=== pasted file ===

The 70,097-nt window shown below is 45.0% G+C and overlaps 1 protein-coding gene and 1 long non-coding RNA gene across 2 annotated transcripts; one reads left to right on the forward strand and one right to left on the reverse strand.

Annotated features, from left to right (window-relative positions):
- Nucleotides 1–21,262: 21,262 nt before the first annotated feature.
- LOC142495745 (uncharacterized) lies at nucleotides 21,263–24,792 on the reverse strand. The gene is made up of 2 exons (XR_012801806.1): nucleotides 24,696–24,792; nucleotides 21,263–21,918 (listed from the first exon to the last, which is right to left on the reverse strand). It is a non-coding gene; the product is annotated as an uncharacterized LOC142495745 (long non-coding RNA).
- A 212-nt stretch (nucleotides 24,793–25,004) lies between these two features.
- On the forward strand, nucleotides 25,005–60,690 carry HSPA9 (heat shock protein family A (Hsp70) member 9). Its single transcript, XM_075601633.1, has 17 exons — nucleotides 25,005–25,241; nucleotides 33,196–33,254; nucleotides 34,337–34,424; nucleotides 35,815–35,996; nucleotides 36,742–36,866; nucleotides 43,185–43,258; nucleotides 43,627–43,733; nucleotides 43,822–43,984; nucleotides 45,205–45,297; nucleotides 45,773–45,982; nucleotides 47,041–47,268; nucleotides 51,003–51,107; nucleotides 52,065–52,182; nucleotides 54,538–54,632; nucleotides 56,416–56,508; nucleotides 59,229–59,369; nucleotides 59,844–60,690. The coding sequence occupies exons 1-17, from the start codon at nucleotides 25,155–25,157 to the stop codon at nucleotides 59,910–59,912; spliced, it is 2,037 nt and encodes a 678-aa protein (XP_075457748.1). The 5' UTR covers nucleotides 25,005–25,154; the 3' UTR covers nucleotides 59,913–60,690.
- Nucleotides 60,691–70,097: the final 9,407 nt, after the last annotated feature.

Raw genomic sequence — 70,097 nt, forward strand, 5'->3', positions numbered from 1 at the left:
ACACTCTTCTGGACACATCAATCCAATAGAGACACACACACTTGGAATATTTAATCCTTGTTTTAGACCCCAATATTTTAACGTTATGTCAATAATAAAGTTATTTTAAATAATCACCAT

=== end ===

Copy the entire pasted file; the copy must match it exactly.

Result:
The 70,097-nt window shown below is 45.0% G+C and overlaps 1 protein-coding gene and 1 long non-coding RNA gene across 2 annotated transcripts; one reads left to right on the forward strand and one right to left on the reverse strand.

Annotated features, from left to right (window-relative positions):
- Nucleotides 1–21,262: 21,262 nt before the first annotated feature.
- LOC142495745 (uncharacterized) lies at nucleotides 21,263–24,792 on the reverse strand. The gene is made up of 2 exons (XR_012801806.1): nucleotides 24,696–24,792; nucleotides 21,263–21,918 (listed from the first exon to the last, which is right to left on the reverse strand). It is a non-coding gene; the product is annotated as an uncharacterized LOC142495745 (long non-coding RNA).
- A 212-nt stretch (nucleotides 24,793–25,004) lies between these two features.
- On the forward strand, nucleotides 25,005–60,690 carry HSPA9 (heat shock protein family A (Hsp70) member 9). Its single transcript, XM_075601633.1, has 17 exons — nucleotides 25,005–25,241; nucleotides 33,196–33,254; nucleotides 34,337–34,424; nucleotides 35,815–35,996; nucleotides 36,742–36,866; nucleotides 43,185–43,258; nucleotides 43,627–43,733; nucleotides 43,822–43,984; nucleotides 45,205–45,297; nucleotides 45,773–45,982; nucleotides 47,041–47,268; nucleotides 51,003–51,107; nucleotides 52,065–52,182; nucleotides 54,538–54,632; nucleotides 56,416–56,508; nucleotides 59,229–59,369; nucleotides 59,844–60,690. The coding sequence occupies exons 1-17, from the start codon at nucleotides 25,155–25,157 to the stop codon at nucleotides 59,910–59,912; spliced, it is 2,037 nt and encodes a 678-aa protein (XP_075457748.1). The 5' UTR covers nucleotides 25,005–25,154; the 3' UTR covers nucleotides 59,913–60,690.
- Nucleotides 60,691–70,097: the final 9,407 nt, after the last annotated feature.

Raw genomic sequence — 70,097 nt, forward strand, 5'->3', positions numbered from 1 at the left:
ACACTCTTCTGGACACATCAATCCAATAGAGACACACACACTTGGAATATTTAATCCTTGTTTTAGACCCCAATATTTTAACGTTATGTCAATAATAAAGTTATTTTAAATAATCACCAT